Compressed natural gas (CNG) is a fossil fuel substitute for gasoline (petrol) or propane/LPG. CNG is made by compressing natural gas to less than 1% of the volume it occupies at standard atmospheric pressure. CNG can be used in internal combustion engine cars that have been converted into bi-fuel vehicles (gasoline/CNG).
CNG powered vehicles are increasingly used in the Asia-Pacific region, Latin America, Europe, and America due to rising gasoline prices. In response to high fuel prices and environmental concerns, CNG is starting to be widely used in pickup trucks, transit and school buses and trains.
Worldwide, there were 14.8 million CNG vehicles in 2011, led by Iran with 2.86 million, Pakistan (2.85 million), Argentina (2.07 million), Brazil (1.7 million), and India (1.1 million) with the Asia-Pacific region leading with 5.7 million NGVs, followed by Latin America with almost 4 million vehicles.
CNG cars available in Europe are bi-fuel vehicles burning one fuel at a time. Their engine is a standard gasoline internal combustion engine. This means that they can indifferently run on either gasoline from a gasoline tank or CNG from a separate cylinder in the trunk. The driver can select what fuel to burn by simply flipping a switch on the dashboard.
1. Due to the absence of any lead or benzene content in CNG, the lead fouling of spark plugs is eliminated.
2. CNG-powered vehicles have lower maintenance costs when compared with other fossil fuel-powered vehicles.
3. CNG fuel systems are sealed, which prevents any spill or evaporation losses.
4. Increased life of lubricating oils, as CNG does not contaminate and dilute the crankcase oil.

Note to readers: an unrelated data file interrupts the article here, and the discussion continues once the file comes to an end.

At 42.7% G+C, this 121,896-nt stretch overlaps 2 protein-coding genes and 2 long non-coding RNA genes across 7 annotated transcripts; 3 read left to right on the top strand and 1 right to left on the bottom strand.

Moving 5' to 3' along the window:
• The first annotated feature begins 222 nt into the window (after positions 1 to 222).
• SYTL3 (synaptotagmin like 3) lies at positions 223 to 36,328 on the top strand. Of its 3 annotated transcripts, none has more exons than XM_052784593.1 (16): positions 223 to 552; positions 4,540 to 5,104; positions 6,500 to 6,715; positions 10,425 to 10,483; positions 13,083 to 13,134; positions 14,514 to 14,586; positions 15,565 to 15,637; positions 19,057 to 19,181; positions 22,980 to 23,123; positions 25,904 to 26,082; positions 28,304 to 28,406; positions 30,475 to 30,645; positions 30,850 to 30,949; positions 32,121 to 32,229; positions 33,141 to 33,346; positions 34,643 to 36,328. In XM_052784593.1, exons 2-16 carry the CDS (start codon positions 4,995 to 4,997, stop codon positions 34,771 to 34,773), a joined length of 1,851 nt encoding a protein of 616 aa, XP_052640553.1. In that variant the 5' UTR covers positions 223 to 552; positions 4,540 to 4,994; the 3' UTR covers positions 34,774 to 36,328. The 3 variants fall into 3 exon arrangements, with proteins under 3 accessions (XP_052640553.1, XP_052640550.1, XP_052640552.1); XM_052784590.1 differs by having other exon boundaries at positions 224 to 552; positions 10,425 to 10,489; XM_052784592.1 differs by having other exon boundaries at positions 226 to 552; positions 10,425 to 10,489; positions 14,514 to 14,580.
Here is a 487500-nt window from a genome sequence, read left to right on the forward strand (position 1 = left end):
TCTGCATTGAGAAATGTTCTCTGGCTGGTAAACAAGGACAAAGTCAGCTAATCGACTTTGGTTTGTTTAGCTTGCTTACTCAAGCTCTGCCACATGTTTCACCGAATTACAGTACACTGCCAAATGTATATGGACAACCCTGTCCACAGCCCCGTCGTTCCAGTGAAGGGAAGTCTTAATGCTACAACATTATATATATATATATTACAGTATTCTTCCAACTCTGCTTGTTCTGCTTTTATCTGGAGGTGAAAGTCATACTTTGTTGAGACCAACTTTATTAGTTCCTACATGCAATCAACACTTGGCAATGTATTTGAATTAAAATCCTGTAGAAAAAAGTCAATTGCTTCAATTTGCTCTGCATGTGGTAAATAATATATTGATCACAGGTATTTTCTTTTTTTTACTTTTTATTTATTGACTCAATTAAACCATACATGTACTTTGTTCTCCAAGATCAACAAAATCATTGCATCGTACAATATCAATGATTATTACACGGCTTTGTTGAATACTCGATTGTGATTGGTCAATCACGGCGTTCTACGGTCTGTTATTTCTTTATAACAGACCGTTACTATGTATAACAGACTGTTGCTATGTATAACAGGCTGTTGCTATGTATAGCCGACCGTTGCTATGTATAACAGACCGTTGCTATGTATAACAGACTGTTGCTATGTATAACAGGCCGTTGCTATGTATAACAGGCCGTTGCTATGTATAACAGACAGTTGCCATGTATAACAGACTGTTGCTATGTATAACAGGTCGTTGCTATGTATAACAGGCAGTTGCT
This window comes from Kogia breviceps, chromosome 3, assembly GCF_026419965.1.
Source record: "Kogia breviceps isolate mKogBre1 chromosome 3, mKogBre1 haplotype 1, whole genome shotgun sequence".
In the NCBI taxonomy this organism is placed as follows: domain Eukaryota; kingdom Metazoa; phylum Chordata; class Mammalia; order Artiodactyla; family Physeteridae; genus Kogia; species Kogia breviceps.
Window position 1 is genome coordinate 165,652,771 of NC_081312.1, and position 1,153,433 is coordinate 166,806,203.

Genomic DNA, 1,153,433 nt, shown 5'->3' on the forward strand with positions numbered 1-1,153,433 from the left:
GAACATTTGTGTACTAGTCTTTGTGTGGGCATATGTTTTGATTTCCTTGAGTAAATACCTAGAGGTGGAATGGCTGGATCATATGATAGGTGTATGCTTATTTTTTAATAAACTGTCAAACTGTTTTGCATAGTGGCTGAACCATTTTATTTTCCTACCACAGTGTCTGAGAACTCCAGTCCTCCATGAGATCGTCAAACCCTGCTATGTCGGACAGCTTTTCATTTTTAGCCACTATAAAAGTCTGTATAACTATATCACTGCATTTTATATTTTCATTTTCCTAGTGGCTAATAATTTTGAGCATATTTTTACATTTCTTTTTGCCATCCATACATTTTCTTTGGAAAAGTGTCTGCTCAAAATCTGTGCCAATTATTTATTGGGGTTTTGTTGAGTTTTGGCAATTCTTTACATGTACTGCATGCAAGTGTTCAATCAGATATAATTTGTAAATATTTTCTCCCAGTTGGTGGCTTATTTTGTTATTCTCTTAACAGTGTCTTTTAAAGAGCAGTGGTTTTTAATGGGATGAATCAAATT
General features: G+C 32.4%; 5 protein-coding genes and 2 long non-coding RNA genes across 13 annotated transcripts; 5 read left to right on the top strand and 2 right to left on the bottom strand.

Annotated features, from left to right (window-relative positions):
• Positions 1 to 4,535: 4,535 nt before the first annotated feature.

5. CNG mixes easily and evenly with air being a gaseous fuel.
6. CNG is less likely to auto-ignite on hot surfaces, since it has a high auto-ignition temperature (540 °C) and a narrow range (5%-15%) of flammability.
7. Less pollution and more efficiency: CNG emits significantly less pollutants such as carbon dioxide (CO2), unburned hydrocarbons (UHC), carbon monoxide (CO), nitrogen oxides (NOx), sulfur oxides (SOx) and particulate matter (PM), compared to petrol. Carbon monoxide emissions are reduced even further. Due to lower carbon dioxide and nitrogen oxides emissions, switching to CNG can help mitigate greenhouse gas emissions. CNG produced from landfill biogas was found to have the lowest greenhouse gas emissions of any fuel analyzed, in the low-carbon fuel standard that went into effect on January 12, 2010.
ENSIDA Energy Research and Development is dedicated to the furtherance of alternative fuel solutions for the betterment of our world. We strive for cleaner emissions and better efficiency to benefit the environment and human kind as well. Our systems and solutions save money, create jobs, provide a cleaner path to the future and reduce our dependence on foreign oil.